2. 2. Disability Services—How it Works.In college it is the student’s responsibility to initiate the Step 3: Accommodationsrequest to receive accommodations. At Santa Fe Com-munity College, Disability Services is here to assist stu- After eligibility for services is determined, you will receivedents with disabilities so that we receive the support an accommodation letter from Disability Services.and accommodations we need to be included in collegecourses and activities. You will give the letter to your instructor. The instructor is required to provide the accommodations that are stated on that form. If an instructor asks what your disability is,Even if you do not have documentation of a disability, you are not required to disclose that information.but suspect you may have one, speak with a liaison inthe Disability Services office. They may be able to assistyou or provide guidance and advice. What happens if an instructor does not understand the process to provide a student with accommoda-Currently Disability Services assists approximately 200 tions?students with all types of disabilities. Here are some Tell your instructor to call the Office of Disability Servicescommon questions you may have been wondering: to clarify your accommodations or to receive assistance they need to provide accommodations to you.What are some common accommodations thatstudents with disabilities receive? What can a student do if an instructor fails to pro- vide accommodations? Tell someone in Disability Services immediately if an in-  Services for deaf and hard of hearing students structor states that they cannot provide a documented  Interpreters, readers, and scribes accommodation to you, or if they do not provide you with  Note takers (who may be compensated) the accommodations they have been notified  Extra time on exams of. Instructors are required to provide reasonable accom-  Private room and alternate testing arrangements modations requested by the Disability Services office.  Textbooks in alternate format  Assistive technology needs  Connecting students to community resources How much time in advance do I need to give Disabil- ity Services in order to get accommodations?What is the process to receive accommodations? Most reasonable accommodations may be arranged with-Students with disabilities who are interested in receiving in ten business days. Students receiving reasonable ac-services while at SFCC should get in contact with Disabil- commodations have a responsibility to notify the Disabilityity Services. The process for receiving services is accom- Services office of their need for accommodations in aplished in three easy steps: timely manner.Step 1: Contact Disability Services All contact with Disability Services is confidential.Call or come by for an appointment or to make an ac-commodation request. To contact the Office of Disability Services call or visit their office.Step 2: Intake/Eligibility Appointment They are located in the lower level of the WestSet up an intake appointment with a Disability Services Wing.Liaison to review your needs and your accommodation Room 313requests. Phone: 505.428.1711 Office hours: 8:00 am to 5:00 pm Monday through FridayPage 2 D.R.E.A.M.S. Club Newsletter February/March 2013—Volume 1, Issue 1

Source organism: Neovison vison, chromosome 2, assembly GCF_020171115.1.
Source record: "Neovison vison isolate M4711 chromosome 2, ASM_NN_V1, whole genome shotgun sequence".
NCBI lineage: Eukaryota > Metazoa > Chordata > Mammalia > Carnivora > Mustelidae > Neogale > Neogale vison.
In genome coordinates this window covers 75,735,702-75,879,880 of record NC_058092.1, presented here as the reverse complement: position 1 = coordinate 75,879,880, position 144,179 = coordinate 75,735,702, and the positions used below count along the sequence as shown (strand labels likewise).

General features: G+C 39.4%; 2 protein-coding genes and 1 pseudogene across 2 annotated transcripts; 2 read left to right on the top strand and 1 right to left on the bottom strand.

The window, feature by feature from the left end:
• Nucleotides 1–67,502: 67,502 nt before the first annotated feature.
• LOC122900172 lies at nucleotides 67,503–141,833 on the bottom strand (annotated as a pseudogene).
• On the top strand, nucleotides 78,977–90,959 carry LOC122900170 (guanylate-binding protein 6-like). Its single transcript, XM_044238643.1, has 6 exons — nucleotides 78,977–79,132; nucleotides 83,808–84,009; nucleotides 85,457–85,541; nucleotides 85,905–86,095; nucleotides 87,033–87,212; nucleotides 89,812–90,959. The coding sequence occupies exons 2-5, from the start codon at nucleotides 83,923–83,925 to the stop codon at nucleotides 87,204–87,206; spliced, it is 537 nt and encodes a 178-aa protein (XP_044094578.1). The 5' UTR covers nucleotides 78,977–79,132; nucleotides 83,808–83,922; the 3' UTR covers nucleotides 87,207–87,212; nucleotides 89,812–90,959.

3. 3. Inclusive Gender Neutral Restrooms at Santa Fe Community CollegeSanta Fe Community College has four gender neutralrestrooms on campus. These restrooms are universallydesigned, meaning they were designed so that the ma-jority of people with a variety of needs and abilities canaccess and utilize them. These restrooms are singlestall and offer more privacy than traditional restroomson campus. The gender neutral restroom in the FitnessEducation Center has a wheelchair accessible showerand dressing area as well.These inclusive restrooms are ideal for anyone who…  Has a disability and needs a more accessible space.  Has a disability and needs an attendant, especially of a different gender.  Are parents or guardians with children of a different gender.  Is transgender or gender non-conforming.  Anyone who needs the additional safety or privacy a single stall restroom provides.For more information on gender neutral restrooms,please contact Jessica Lawless by email:Jessica.lawless@sfcc.eduFor more information on Universal design and disabilityissues, please contact Vaune Hegmann by emailvaune.hegmann@sfcc.eduFebruary/March 2013—Volume 1, Issue 1 D.R.E.A.M.S. Club Newsletter Page 3